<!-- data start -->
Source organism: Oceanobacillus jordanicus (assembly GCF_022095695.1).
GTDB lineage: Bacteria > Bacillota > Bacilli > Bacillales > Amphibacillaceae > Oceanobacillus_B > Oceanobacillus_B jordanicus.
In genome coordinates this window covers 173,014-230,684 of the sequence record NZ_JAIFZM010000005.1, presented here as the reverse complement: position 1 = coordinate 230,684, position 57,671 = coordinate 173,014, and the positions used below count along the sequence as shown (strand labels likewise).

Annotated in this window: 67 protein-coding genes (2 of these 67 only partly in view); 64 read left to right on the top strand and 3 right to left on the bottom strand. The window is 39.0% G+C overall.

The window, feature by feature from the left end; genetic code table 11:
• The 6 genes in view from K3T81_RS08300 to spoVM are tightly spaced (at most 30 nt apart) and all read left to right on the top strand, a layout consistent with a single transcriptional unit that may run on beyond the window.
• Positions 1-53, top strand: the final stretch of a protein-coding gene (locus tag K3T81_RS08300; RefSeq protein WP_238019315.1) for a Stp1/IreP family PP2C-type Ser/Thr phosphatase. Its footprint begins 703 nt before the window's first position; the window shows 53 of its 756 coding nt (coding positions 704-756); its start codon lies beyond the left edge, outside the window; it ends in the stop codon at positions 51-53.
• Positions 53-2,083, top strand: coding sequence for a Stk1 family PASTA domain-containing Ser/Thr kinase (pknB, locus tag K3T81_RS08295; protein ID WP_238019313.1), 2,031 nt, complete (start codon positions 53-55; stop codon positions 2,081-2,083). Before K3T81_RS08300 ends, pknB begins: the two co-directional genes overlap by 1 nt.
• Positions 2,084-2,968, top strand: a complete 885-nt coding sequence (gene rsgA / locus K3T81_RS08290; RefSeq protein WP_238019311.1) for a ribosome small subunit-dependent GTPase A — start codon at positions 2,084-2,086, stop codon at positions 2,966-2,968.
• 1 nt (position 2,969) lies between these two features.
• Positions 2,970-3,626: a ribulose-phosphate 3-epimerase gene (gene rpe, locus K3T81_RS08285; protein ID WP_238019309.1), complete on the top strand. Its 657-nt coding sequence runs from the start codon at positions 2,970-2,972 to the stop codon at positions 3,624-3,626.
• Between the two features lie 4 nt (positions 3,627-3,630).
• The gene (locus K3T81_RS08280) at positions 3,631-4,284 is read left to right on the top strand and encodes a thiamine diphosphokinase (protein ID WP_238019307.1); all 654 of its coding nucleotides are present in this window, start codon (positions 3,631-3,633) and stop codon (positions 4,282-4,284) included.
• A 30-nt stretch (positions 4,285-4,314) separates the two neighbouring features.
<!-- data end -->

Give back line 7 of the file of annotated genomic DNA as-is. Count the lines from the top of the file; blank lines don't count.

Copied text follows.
• Positions 1-53, top strand: the final stretch of a protein-coding gene (locus tag K3T81_RS08300; RefSeq protein WP_238019315.1) for a Stp1/IreP family PP2C-type Ser/Thr phosphatase. Its footprint begins 703 nt before the window's first position; the window shows 53 of its 756 coding nt (coding positions 704-756); its start codon lies beyond the left edge, outside the window; it ends in the stop codon at positions 51-53.